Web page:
“Mental illness is not a character flaw. It’s not something a person can just simply “get over.” It’s not a person’s fault. Mental health issues can be anything from dealing with particularly stressful periods to something more serious like depression or schizophrenia.”– Ms. Fran
This summer, YO S.O.S. led a 6-week youth leadership program with a group of 24 young people. One of the topics covered was minority mental health, and this culminated in an event at the end of the program cycle in which youth presented on their findings. On Thursday, August 10, 2017, six youth from the YO S.O.S. summer program held a Community Conversation in which they presented on the statistics, personal experiences, importance and facts of mental health in communities of color. The event was attended by 14 people including staff, youth families and friends, and community members including representatives from ThriveNYC and the National Alliance on Mental Illness (NAMI).
Planning for the event began with the youth interns meeting regularly with the Mediation Center’s Youth and Community Clinician, Gerina Davis. They decided that they wanted to bring awareness, inform people, and promote an open minded perspective about people with mental health conditions. The youth acknowledged that they had often seen mental illness taken as a joke or ignored and discussed that the stigma associated with mental health impacted many individuals and families. Together the group resolved to tackle the concept of “ending the stigma.”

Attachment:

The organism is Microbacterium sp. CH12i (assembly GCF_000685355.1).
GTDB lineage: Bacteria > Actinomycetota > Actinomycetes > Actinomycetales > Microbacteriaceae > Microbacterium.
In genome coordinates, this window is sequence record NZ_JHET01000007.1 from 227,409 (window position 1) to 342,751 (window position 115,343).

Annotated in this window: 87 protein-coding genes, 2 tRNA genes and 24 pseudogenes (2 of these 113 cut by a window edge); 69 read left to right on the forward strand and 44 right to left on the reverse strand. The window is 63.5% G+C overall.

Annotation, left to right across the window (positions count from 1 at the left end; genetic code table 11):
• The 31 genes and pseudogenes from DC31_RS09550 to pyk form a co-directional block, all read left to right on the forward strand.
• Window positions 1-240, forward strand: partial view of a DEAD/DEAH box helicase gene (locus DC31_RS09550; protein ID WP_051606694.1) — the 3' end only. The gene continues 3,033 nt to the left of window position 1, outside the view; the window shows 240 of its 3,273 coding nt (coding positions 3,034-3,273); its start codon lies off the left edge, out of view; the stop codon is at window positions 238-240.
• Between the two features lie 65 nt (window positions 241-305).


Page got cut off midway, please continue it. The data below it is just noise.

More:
For those who missed the event, here are some of the statistics that were shared regarding the ways in which fear of stigma is experienced within Black and Asian American communities:
- Adult Black/African Americans are 20% more likely to report serious psychological distress than adult whites. Stigma and judgement prevents Black/African Americans from seeking treatment for their mental illnesses. Black men are more concerned about stigma. 
- Suicide death rates are 30% higher for 15-24 year old Asian American females than they are for white females. Lack of awareness of resources and services that are available, as well as stigma surrounding mental health issues, are the biggest deterrents in seeking professional help.
One highlight of the event was when one of the youth facilitators shared a personal experience he had with a mental health provider and how that negatively impacted him. His peers noted that him sharing his experience caused those in attendance to share their own experiences and take the conversation to another level of interaction and vulnerability. One of the attendees who was a mental health professional stated that it was good to hear about these experiences as it informed her on ways to be mindful of her clients and improve as a clinician. Overall the energy of support was evident in the space throughout the night.
After the forum, the youth were bursting with ideas. They suggested continued organizing and action including starting circle groups for those who are directly impacted by mental health conditions, and going into schools to educate peers about mental health and ending the stigma attached to the topic. In the near future, some of the youth along with other people will be speaking at an event focusing on mental health in communities of color hosted by the Mayor’s Office and Healing Minds and Hearts, LLC in Manhattan. The youth have also been working on producing a public service announcement video and are now in the post-production phase of the project. They plan to develop two videos to be debuted this fall. Stay tuned for more updates on this exciting initiative!
 U.S Department of Health and Human Services Office of Minority Mental Heath (2016). Mental health and African Americans.
 Office of Minority Mental Health. (2016).Retrieved from http://minorityhealth.hhs.gov/templates/content.aspx?ID=6476
 Nishi, K. (2016). Mental health among Asian Americans. Retrieved from http://www.apa.org/pi/oema/resources/ethnicity-health/asian-american/article-mental-health.aspx